Thanks a lot! The only padding in the straps is the foam in the 4mm spacer mesh. I've taken it for a couple of training walks. One was in the state park and the other was on the river levee. Each walk was non-stop and 2.5 to 3.5 hours in length. I have to say that it did carry well. I did feel some of the weight in my shoulders near the end of the 3.5 hour walk. My other packs have had hip belts and I am spoiled in that area. A full load in this pack including water, fuel and consumables comes in at 17.5 pounds.

My Singer handles the mesh, X-pac and 3/8" CCF padding but it is a tight fit. It is workable though.

Glad you're getting good service out of the bivy. :-)


I appreciate the good words!

The X-pac does as you said give the straps enough "body" without the CCF inside. As stated above on my practice runs the pack was loaded up to 17.5 pounds. Max would probably limit out at 20 pounds. It would really be a winner at 15 pounds wet weight though.

The pack is very stable while carrying it. It is actually a little wider on the front panel than it is on the rear panel. The difference is about 2 inches. Loaded up with the CCF pad as a frame it takes on a more cylindrical shape.

There is no hip belt on this pack. What you are seeing is the loose ends of the shoulder strap adjustment webbing.

I wasn't sure how the pack would ride with the added depth until I tried it. Most of my packs are 12 to 13 inches across and 5 to 6 inches deep. It was a pleasant surprise that it carried so well.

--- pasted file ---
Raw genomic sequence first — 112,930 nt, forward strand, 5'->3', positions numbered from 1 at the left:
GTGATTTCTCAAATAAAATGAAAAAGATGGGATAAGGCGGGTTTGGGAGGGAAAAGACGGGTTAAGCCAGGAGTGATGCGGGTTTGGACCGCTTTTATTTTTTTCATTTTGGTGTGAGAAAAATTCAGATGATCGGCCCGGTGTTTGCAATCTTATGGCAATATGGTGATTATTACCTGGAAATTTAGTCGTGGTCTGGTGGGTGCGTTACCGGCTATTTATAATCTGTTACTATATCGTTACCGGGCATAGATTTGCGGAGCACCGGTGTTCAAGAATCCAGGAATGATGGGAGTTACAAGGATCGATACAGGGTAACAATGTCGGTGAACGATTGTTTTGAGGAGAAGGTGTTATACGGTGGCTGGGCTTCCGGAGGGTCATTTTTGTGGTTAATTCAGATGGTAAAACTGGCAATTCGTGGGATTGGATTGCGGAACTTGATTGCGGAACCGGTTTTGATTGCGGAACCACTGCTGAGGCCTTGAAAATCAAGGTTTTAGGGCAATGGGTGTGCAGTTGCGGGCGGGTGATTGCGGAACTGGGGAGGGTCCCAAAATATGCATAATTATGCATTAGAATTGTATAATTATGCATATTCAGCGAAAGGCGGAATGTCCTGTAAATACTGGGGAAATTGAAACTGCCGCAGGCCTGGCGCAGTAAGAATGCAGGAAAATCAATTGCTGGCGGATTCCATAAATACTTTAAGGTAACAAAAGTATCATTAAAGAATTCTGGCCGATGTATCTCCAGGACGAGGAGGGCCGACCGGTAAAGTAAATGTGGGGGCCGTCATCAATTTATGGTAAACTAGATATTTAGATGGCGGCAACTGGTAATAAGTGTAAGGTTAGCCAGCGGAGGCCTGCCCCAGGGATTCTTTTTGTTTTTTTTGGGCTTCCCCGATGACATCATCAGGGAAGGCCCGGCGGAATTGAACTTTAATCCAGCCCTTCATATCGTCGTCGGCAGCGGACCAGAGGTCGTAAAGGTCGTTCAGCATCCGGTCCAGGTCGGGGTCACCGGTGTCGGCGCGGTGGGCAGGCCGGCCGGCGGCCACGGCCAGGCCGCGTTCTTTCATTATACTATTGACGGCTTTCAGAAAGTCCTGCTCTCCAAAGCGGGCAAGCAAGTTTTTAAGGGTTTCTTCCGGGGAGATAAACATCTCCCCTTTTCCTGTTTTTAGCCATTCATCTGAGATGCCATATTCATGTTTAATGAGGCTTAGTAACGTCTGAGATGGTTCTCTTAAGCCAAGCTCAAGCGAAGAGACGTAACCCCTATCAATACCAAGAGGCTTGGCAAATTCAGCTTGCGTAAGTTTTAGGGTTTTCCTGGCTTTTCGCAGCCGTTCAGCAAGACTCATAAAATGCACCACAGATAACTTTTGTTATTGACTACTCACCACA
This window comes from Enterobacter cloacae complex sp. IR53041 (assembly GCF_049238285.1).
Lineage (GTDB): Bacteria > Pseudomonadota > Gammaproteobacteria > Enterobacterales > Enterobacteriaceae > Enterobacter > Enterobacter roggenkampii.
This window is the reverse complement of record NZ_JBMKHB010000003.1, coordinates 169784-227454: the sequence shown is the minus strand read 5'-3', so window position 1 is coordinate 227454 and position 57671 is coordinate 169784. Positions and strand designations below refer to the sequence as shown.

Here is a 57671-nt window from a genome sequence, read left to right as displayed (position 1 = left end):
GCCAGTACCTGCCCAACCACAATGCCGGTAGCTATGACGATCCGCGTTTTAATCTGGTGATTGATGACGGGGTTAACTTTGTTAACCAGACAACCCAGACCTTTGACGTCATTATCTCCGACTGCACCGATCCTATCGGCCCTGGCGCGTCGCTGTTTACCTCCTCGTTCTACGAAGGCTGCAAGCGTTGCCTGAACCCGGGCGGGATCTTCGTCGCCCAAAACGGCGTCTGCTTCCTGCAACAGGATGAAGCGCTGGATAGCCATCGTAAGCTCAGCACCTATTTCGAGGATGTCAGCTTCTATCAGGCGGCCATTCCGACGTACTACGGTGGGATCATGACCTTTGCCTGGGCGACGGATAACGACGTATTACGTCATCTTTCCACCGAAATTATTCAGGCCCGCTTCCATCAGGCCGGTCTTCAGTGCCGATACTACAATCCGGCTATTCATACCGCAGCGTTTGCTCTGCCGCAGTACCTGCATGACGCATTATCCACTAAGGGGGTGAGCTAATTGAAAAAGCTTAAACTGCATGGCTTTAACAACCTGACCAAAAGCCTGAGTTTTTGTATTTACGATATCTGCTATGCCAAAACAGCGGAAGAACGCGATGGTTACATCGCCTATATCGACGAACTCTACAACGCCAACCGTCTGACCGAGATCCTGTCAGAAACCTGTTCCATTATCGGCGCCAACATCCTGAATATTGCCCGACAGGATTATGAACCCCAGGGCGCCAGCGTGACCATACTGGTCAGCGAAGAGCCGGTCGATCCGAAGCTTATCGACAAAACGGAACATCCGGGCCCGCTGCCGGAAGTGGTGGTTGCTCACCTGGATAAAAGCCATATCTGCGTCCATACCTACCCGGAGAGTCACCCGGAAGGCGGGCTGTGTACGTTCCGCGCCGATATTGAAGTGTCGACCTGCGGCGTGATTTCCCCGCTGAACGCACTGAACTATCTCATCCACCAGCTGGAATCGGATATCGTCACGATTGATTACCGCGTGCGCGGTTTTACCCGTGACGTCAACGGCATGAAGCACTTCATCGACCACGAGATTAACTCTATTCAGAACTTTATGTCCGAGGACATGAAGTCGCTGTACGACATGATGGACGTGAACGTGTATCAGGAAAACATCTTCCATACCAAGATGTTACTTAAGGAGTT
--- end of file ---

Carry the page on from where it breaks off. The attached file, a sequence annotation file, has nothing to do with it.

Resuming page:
The dimensions of the pack are basically the same as the one that they discontinued.

Since the "w" is silent maybe I ought to call it The W Pack. L O L

Party On,


Terry Trimble
(socal-nomad) - F

Locale: North San Diego county
It's MyOwn on 07/06/2012 10:10:56 MDT Print View

MyOwn pack is another cool pack design with fine craftsmanship and it has one thing the company did not offer it completely waterproof except at the seams. I like how you taper from small width front panel at the bottom and it gradually gets to a larger width at the top.
I have a question does the the light weight webbing slip in the ladder buckle when under tension?

If you make another one what would be cool is sewn in to under the top lid make a hidden small objects pocket out of mesh with a light weight zipper.

I have been wanting to do a pack like this also I have been trying to figurer a way to take stress off the zipper when loaded at the front so the pack does not have a zipper failure. I think front compression strap that goes over the top of the lid to a buckle at the zipper top bottom would release the tension for less zipper failure.
Keep on sewing,

Rob Daly
(rdaly) - F - M

Locale: Midwest
my own on 07/06/2012 10:43:30 MDT Print View